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I have 2 lists: list1 and list2 (both of type int)

Now I want to remove content of list2 from list1. How I can do this in C#?

PS: Don't use loop.

share|improve this question
If list1 contains 1, 2, 2, 3, 3, 4, 4, 5, and list2 contains 2, 3, 4, what should the result be? 1, 5, or 1, 2, 3, 4, 5? – millimoose Jan 17 '13 at 22:03
Also, the restriction "don't use loop" is silly. Any builtin method that does this will use some sort of loop. – millimoose Jan 17 '13 at 22:04
@millimoose It's probably some kind of assignment - there'll be a clause stating that the student can't use a loop. – Jeff Jan 17 '13 at 22:06
@Arry, please note that all provided solutions will be use loops but implicitly. – Толя Jan 17 '13 at 22:07
@Jeff Remove() returns a bool, so just: list1.RemoveAll(x=>list3.Remove(x)) – millimoose Jan 17 '13 at 22:16
up vote 14 down vote accepted


As was pointed out in the comments, .Except() uses a set internally, so any duplicate members of list1 will be absent in the final result.

Produces the set difference of two sequences

However, there is a solution that is both O(N) and preserves duplicates in the original list: Modify the RemoveAll(i => list2.Contains(i)) approach to use a HashSet<int> to hold the exclusion set.

List<int> list1 = Enumerable.Range(1, 10000000).ToList();
HashSet<int> exclusionSet = Enumerable.Range(500000, 10).ToHashSet(); 

list1.Remove(i => exclusionSet.Contains(i));

The extension method ToHashSet() is available in MoreLinq.


You can use Linq

list1 = list1.Except(list2).ToList();


Out of curiosity I did a simple benchmark of my solution vs. @HighCore's.

For list2 having just one element, his code is faster. As list2 gets larger and larger, his code gets extremely slow. It looks like his is O(N-squared) (or more specifically O(list1.length*list2.length) since each item in list1 is compared to each item in list2). Don't have enough data points to check the Big-O of my solution, but it is much faster when list2 has more than a handful of elements.

Code used to test:

        List<int> list1 = Enumerable.Range(1, 10000000).ToList();
        List<int> list2 = Enumerable.Range(500000, 10).ToList(); // Gets MUCH slower as 10 increases to 100 or 1000

        Stopwatch sw = Stopwatch.StartNew();

        //list1 = list1.Except(list2).ToList();
        list1.RemoveAll(i => list2.Contains(i));


        var ms1 = sw.ElapsedMilliseconds;


This solution assigns a new list to the variable list1. As @Толя points out, other references (if any) to the original list1 will not be updated. This solution drastically outperforms RemoveAll for all but the smallest sizes of list2. If no other references must see the update, it is preferable for that reason.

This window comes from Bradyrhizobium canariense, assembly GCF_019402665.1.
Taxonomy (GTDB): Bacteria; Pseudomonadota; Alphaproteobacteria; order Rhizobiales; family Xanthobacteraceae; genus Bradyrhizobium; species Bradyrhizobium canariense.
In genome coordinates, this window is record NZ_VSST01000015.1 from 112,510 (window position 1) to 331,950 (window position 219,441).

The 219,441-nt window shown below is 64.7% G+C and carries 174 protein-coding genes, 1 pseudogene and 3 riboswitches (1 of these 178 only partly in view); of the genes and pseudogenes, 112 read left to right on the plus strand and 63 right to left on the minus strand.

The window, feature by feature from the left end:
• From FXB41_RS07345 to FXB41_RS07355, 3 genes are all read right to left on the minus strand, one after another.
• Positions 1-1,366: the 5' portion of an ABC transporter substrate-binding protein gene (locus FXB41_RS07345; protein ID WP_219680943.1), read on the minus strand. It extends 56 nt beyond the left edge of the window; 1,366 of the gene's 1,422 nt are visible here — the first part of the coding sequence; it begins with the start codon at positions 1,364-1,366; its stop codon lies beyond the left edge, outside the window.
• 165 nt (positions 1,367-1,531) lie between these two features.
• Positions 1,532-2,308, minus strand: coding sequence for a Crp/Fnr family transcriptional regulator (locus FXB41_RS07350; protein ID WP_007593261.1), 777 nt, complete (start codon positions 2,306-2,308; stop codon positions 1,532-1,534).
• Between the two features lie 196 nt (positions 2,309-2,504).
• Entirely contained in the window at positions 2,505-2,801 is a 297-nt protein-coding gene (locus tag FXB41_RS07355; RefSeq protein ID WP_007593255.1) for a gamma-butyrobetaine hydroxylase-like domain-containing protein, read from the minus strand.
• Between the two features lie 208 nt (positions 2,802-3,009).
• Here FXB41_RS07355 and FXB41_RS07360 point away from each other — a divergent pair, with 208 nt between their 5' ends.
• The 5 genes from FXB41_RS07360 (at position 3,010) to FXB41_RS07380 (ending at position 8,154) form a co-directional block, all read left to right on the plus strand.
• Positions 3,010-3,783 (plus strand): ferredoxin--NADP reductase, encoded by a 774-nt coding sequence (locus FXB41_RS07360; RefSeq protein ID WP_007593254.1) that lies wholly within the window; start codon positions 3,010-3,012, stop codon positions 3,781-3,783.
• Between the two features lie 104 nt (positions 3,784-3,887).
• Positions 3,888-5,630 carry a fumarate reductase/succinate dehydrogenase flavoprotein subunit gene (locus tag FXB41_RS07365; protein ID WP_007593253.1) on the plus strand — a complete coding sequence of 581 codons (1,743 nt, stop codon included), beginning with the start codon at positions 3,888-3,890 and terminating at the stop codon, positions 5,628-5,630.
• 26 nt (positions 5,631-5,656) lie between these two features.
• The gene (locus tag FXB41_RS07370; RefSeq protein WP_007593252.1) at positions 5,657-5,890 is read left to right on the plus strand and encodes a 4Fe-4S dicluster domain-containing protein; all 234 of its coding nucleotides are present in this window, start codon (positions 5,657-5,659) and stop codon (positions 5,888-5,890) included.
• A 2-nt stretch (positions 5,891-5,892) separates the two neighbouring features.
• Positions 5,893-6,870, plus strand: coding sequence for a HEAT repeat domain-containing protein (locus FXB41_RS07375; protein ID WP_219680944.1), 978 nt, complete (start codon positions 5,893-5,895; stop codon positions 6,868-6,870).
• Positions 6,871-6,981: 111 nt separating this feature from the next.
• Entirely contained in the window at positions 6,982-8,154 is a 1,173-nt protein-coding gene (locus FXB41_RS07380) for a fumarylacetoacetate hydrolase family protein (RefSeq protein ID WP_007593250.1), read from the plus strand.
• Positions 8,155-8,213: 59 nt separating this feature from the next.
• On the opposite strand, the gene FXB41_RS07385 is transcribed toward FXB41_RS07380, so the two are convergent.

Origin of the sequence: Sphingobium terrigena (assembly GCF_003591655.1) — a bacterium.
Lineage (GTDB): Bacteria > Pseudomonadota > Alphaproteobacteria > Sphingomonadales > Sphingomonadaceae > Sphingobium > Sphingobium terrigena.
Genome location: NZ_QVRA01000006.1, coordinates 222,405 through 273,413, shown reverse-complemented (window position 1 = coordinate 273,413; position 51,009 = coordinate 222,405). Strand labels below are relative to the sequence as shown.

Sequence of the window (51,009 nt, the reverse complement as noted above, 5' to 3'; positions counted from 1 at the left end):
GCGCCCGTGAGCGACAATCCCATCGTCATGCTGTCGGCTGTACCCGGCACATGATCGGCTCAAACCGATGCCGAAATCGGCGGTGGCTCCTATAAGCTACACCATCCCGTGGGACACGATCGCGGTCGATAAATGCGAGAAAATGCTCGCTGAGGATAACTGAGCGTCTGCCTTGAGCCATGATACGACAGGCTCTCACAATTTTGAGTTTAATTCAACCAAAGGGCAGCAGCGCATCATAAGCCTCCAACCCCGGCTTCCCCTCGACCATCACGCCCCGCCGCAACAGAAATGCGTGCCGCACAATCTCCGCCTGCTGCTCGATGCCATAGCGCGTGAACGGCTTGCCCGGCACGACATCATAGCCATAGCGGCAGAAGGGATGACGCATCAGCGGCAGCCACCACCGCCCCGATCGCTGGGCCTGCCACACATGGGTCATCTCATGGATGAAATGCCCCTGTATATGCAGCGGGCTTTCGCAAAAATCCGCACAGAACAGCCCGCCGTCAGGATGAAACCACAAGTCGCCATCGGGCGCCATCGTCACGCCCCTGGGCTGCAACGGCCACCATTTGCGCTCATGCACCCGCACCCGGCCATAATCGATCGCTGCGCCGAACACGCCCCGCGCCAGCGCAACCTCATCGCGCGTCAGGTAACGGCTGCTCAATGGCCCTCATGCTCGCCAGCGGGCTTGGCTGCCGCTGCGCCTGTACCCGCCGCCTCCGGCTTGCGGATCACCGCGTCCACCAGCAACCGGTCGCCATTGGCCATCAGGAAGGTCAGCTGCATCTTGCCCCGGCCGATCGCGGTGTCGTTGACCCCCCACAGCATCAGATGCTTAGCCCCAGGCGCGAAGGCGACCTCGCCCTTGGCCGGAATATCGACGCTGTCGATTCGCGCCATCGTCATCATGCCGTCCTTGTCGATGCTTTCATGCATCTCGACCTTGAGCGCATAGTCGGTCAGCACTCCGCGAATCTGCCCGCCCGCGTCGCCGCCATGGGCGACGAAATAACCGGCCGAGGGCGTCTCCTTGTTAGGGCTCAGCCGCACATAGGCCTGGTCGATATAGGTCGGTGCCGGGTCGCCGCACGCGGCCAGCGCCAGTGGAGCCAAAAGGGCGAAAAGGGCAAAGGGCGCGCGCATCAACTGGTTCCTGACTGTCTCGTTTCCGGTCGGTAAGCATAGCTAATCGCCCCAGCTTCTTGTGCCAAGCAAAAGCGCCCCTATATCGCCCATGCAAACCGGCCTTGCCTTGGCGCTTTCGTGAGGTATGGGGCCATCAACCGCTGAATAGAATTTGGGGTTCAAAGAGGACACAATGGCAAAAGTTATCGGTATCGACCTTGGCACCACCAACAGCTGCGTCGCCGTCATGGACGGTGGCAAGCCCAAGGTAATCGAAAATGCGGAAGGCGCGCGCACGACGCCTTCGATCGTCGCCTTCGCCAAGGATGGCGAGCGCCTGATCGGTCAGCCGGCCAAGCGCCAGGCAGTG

share|improve this answer
This does not actually remove any content from list1. – Esoteric Screen Name Jan 17 '13 at 21:58
@EsotericScreenName: Edited – Eric J. Jan 17 '13 at 21:59
This is returns new list, and not removes from original. – Толя Jan 17 '13 at 22:03
Yeah, if there are any other references to the original list they will be unchanged, which means this is a circumstantial fix. – Jeff Jan 17 '13 at 22:04
@Толя: Agreed. However, it performs much better than RemoveAll. The best solution depends on whether additional references must see the change (and I would argue code program with such side effects is not desirable). – Eric J. Jan 17 '13 at 22:15
list1.RemoveAll(x => list2.Contains(x));
share|improve this answer
+1 because this actually removes items from the original list. (That said it will remove all occurences of any element in list2 from list1 even if they repeat.) – millimoose Jan 17 '13 at 22:01
@HighCore: My measurements show that this solution is much slower than mine if list2 has more than a few elements. I'm not surprised that this is O(n-squared) but am not sure why mine is much faster. – Eric J. Jan 17 '13 at 22:12
@EricJ. .Except() uses Sets internally, so the removal and such are O(n) – millimoose Jan 17 '13 at 22:17
@millimoose: I actually measured times close to O(m*n). See the code I ran in my answer. – Eric J. Jan 31 '14 at 19:35

Mhhhh... use this:

List<T> result = list1.Except(list2).ToList();
share|improve this answer
This does not actually remove any content from list1. – Esoteric Screen Name Jan 17 '13 at 21:58
You need .ToList() otherwise the result is IEnumerable<int> – Eric J. Jan 17 '13 at 21:59

This will remove every item in the secondList from the firstList:

firstList.RemoveAll( item => { secondList.Contains(item); } );
share|improve this answer
This is exactly the same as HighCore's answer, but malformed (you're missing ); at the end) – Jeff Jan 17 '13 at 22:16
Oops! That's what I get for staying on this page too long before answering... – Erik Jan 17 '13 at 22:17

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